The story starts in 1924 when George Mallory and Andrew Irvine disappeared on the North-East ridge of Everest during their attempt to make the first ascent of the world's highest mountain. They were last seen when they were about 800 feet below the 29,029 ft summit (8,848 meters). Now fast-forward to the early ‘90s when Mallory’s grandson, George (Junior) was training for a climbing expedition to Everest’s North Ridge. He came up with the idea of riding his bicycle up and down the 1,084m Mount Donna Buang in Australia, until he climbed Everest’s total elevation in one ride. In 1995, and after several attempts, he attained the magic 8,848 meters of cumulative climbing.
After Mallory’s successful “Everesting” climb, nothing much happened till about 2006 when others started to attempt the same feat. Andy van Bergen of the "Hells 500" group in Australia then started to record the various efforts and these were subsequently documented on the Strava website. A few years later, Andy Coulbeck, a 51 year-old Englishman living in Austin started to explore Hells 500’s Everesting website http://www.everesting.cc/ and became hooked. Most successful attempts had been in Britain, Australia and New Zealand with a sprinkling in North America. Would it not be the coolest thing to become the first successful Everester in Texas? And thus Andy’s idea became an obsession.
The rules are simple: the attempt must be on one hill and it must be in one single ride. You can stop but you cannot sleep. Selection of the hill or mountain is of paramount importance and clearly what might work for one rider might not work for another. Most riders select grades of 4 – 9% and complete anything from 20 – 150 repeats over cumulative distances of 100 – 250 miles, taking 12 – 30 hours. That’s quite a range of permutations.
Andy’s first attempt was on Rain Creek Parkway in Austin. However, he had not determined the climb’s exact elevation and hence how many repeats would be needed. After 22,000 ft. of climbing, he abandoned the attempt. Clearly more planning was going to be needed. After evaluating several climbs, he selected Big View Drive for his second attempt, also in northwest Austin. It was steep enough but offered some variety of climb with a leveling-off in the middle. He was to make the attempt in July. He obviously had doubts about the high Texas summer temperatures but Andy was ready and he was impatient. Being first in Texas was now a primary motivator and who knows who else was out there thinking about it. Noel Coward did not get a vote ***.
So on the evening of Saturday 11th July, Andy set off to ride 70 hill repeats over a 2-mile (two-way) course. He started alone but during the grueling hours ahead he was supported by his wife Misako and a number of cycling friends, most notably David Ely who went “above and beyond”. The night started in relative peace and tranquility but any thoughts of serenity were soon quashed by bouts of loneliness in the small hours of Sunday morning as the grim reality of what lay ahead became apparent. He had planned to eat a burger during the night and by midnight, he was craving it. Misako’s mission was thus to find a burger-joint that would still be open. P. Terry’s provided the answer.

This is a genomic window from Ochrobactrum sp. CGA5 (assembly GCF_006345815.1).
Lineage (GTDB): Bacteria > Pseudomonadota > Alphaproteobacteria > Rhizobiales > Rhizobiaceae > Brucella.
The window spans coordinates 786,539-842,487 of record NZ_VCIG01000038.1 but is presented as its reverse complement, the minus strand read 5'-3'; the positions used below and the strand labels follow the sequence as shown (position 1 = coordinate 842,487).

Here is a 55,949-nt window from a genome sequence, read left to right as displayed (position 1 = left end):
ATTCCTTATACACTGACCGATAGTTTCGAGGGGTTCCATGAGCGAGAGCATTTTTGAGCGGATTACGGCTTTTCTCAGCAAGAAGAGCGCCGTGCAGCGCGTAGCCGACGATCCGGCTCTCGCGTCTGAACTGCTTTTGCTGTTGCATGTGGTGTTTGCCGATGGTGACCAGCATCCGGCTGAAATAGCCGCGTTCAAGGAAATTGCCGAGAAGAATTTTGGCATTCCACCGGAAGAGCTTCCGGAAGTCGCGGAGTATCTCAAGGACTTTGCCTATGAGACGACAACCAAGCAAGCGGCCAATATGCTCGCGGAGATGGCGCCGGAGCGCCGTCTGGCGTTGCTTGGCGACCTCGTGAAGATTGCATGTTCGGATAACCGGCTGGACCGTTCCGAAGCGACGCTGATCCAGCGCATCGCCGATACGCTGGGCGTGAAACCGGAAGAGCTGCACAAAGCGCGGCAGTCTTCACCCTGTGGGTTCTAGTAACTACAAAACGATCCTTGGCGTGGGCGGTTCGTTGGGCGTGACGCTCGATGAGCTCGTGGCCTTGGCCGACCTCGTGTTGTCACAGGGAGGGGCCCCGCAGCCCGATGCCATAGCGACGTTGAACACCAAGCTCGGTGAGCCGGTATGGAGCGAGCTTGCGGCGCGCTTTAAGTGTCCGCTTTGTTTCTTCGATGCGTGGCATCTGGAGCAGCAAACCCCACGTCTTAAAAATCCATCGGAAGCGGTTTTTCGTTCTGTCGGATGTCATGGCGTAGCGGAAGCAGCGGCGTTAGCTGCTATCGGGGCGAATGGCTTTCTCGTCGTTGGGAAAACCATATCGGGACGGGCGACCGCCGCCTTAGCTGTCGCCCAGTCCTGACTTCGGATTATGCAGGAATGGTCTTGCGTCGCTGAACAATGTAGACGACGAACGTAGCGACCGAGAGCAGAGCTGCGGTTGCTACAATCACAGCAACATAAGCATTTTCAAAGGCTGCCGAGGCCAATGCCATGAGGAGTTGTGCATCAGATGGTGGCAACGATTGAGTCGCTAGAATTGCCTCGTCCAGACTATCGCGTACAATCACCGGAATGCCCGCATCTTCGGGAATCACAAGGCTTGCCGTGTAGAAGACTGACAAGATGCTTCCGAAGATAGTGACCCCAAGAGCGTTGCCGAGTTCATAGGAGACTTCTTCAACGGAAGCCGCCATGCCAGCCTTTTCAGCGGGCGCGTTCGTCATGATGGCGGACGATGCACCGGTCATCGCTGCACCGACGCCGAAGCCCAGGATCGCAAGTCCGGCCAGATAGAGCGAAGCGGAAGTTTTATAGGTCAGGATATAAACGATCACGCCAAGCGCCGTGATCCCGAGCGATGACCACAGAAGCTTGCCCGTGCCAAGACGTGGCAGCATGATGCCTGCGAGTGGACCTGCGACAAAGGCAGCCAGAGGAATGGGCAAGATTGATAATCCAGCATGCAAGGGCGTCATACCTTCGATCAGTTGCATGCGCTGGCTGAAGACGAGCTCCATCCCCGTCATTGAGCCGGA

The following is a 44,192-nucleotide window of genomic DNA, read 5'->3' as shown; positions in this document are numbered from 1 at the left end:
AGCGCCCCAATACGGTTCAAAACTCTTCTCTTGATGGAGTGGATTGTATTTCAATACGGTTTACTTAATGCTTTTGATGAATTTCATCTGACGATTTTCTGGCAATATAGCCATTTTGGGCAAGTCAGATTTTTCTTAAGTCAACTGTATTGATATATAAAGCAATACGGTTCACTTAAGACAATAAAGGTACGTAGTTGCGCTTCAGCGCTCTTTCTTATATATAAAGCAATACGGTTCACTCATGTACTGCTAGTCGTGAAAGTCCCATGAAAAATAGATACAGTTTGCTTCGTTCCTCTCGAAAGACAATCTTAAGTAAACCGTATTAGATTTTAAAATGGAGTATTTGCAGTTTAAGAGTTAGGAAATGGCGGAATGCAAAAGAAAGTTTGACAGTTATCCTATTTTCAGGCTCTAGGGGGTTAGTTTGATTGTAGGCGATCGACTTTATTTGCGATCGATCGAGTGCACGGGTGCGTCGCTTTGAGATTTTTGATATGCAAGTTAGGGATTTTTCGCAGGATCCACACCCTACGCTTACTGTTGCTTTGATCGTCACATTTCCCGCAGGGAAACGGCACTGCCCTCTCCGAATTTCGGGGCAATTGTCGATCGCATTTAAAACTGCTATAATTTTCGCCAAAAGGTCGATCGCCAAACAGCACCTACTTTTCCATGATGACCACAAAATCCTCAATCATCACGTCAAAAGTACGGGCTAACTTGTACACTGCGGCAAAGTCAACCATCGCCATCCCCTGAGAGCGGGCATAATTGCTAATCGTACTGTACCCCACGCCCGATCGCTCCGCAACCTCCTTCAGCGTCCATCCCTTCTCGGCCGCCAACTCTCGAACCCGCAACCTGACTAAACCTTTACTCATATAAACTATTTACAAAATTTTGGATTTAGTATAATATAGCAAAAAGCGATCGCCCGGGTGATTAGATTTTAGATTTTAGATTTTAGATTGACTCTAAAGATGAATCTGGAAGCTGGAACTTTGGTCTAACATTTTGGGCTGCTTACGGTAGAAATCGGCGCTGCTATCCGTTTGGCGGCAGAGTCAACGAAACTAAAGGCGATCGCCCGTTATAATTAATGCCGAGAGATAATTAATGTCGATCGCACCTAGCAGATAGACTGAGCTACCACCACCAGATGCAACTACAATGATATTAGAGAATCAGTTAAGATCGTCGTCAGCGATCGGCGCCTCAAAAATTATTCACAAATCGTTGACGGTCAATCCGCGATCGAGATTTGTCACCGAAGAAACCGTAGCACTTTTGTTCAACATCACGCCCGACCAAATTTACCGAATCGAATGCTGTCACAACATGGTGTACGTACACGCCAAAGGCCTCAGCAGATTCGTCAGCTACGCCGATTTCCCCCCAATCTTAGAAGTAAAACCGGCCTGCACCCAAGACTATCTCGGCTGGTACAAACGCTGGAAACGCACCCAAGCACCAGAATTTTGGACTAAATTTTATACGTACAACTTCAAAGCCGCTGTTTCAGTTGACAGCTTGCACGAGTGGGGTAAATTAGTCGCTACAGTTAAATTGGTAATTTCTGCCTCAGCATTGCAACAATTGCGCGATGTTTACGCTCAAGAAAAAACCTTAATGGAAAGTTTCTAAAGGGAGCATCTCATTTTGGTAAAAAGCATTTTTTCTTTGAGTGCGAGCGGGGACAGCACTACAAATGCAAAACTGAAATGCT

Andy originally planned for 16 minute repeats but as the sweltering Sunday dragged on, his breaks became longer and more frequent. Any excuse to stop was a good excuse. His repeat times dropped, now 20 minutes, then 24 minutes. Occasional cramping set in but fortunately was alleviated with additional intake of electrolytes. By Sunday afternoon, Andy was exhausted and miserable in the 94 degree heat but quitting was not an option. Not only was his own resolve impenetrable but the support of his wife and friends had resulted in a firm commitment to them. And so at 7:20 in the evening, almost 26 hours after he started, Andy Coulbeck became the first cyclist in Texas to accomplish the Everesting goal of 29,029 ft of hill repeats. He also completed the ride in ambient temperatures higher than anybody else in the world.
When I asked Andy whether he was suffering from a mid-life crisis, he simply gave a wry smile, accompanied by giggles from Misako. But when I asked him about other crazy adventures that he might attempt, his eyes seemed to glaze over and he stared off into the distance. Misako simply put her head in her hands.
William Hudson, July 2015.
*** "Mad Dogs and Englishmen" is a song written by Noël Coward and first performed in New York in 1931. The locals grieve when the white men leave their huts, because they're obviously, definitely nuts …… though Mad Dogs and Englishmen go out in the midday sun.
Thanks to Misako Coulbeck and Jim Donahue for permission to use their photos. Photo of Everest courtesy of Wikipedia. Photo of Strava record courtesy of Strava and Hells 500.